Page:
New price war? In car insurance, the pressure is growing


DThe reinsurance meeting in Baden-Baden is similar to the meeting in Monte Carlo six weeks earlier, like the engine room to the sundeck. If you philosophize on the Côte d'Azur about the great lines, it is on the edge of the Black Forest to concrete contract content. It will not be long before the new contracts start on January 1st. At that time, contract drafters (underwriters) know exactly what messages they want to send out to the market.

Philipp Krohn

Philipp Krohn

Editor in business, responsible for "People and Economy".

But in 2019, which can not be overseen by reinsurers after the recent typhoon in Japan, there are even experienced managers who, even after three days, still have no idea what trends will shape the talks.

"We may now have weaker results for the third year in a row," says Frank Reichelt, responsible for Swiss Re's Northern European business. "The question now is whether the higher premium rates are now spilling into damage-free markets." Over the past two years, there have been more natural disasters than before. Where reinsurers had to pay for high losses, they were able to enforce higher prices for their primary insurance customers – but not in damage-free countries like Germany, where hailstorms and floods continued to go well in the absence of rain. Actually no reason for higher rates – unless the market trend prevails.

By 2020 it will be more expensive

Thus one can already venture a prognosis for the premium development also for end customers in the most important German damage branch, the auto insurance. E + S Rück, in which Hannover Re's German business is bundled, expects a strong increase for auto insurers in 2019. In the past year, the industry had earned 3.9 cents on every euro contribution, this year it could still be three cents, then a penny, expects Andreas Kelb, responsible manager of E + S Rück. "In 2019, the effects were offset by lower claims frequency and higher average claims costs," he says. In the coming year, he expects a lower decline in claims frequency than most recently.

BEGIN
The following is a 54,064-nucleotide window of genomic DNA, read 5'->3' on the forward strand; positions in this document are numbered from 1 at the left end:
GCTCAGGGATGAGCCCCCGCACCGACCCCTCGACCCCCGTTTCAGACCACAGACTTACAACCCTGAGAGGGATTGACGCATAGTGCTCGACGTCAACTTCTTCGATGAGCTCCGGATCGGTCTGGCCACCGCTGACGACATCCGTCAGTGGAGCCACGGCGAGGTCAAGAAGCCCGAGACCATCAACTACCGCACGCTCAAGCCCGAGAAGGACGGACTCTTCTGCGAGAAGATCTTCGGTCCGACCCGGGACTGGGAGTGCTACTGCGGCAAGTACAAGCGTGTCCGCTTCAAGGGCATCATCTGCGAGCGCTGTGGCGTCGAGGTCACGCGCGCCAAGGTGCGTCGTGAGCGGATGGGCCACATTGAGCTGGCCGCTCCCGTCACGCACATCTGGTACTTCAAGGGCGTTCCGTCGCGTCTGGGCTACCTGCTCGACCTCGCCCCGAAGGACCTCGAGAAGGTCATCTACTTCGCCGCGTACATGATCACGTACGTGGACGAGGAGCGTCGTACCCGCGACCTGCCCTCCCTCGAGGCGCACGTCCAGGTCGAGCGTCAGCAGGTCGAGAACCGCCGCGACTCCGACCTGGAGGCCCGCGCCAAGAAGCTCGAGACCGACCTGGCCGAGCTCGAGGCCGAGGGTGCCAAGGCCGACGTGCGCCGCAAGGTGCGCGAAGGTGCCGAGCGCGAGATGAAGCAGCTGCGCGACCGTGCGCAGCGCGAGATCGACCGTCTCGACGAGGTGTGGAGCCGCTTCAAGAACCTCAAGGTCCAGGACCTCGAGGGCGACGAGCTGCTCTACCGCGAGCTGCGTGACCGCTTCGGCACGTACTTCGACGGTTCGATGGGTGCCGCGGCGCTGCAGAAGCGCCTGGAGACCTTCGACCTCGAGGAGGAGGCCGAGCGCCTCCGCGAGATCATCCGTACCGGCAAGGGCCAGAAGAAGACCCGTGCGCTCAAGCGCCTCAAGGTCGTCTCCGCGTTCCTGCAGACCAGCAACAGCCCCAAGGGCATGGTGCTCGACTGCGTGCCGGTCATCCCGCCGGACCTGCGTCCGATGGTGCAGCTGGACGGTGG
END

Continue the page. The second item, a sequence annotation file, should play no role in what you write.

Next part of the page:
Mathematically, there would be room for lower premiums in car insurance. In the partial coverage, Kelb expects an average reduction of 1.8 percent. Liability and comprehensive insurance are likely to remain unchanged in price. Only in the coming year, he suspects a rise in premiums by three percent.

Others are once again seeing the first signs of a price war. New competitors such as the Insurtechs, which in some cases have major cost advantages, are entering the market. Traditional suppliers do not want to lose market share. "We know that from our discussions with our customers," says Swiss Re-Manager Reichelt. Insurers have learned to improve their cost structures – especially since digital property insurers work with much lower fixed costs. But the technical implementation is difficult. "The market is having a hard time advancing big technical innovations. Players who are faster put pressure on others. "

Even if you ask the Munich Re, you can filter out no clear trend theme. It is clear how dominant technology has become for the reinsurance business: to settle damages more quickly, to more accurately estimate the financial expense of an event or as a new loss class. "5G enables new capabilities to network business units," says Doris Höpke, Member of the Munich Re Board of Management. "Investing in IT security will therefore increase." In a rapidly growing market for cyber insurance, the reinsurer wants to maintain its global market share of around nine percent. In Europe, it expects the premium volume to double within two to three years. "We are experiencing a shift in risk from tangible to intangible assets," says Jan-Oliver Thofern of reinsurance broker Aon. Insurers and reinsurers would have to react with their products.

In the past two years, the topic of forest fires has come to the fore, because more and more insured values ​​have emerged in hazardous areas. Increasingly, Munich Re is trying to link its own data, customer data and scientific data in order to make new risks insurable. "Speed ​​is important to create products that meet customer needs," says Höpke. Today, this will happen within two to four months instead of earlier in a year or more.

(Re) (t) ISIN_DE0008430026 (t) Swiss International Air Lines (t) Swiss Re (t) car insurance (t) reinsurance meeting


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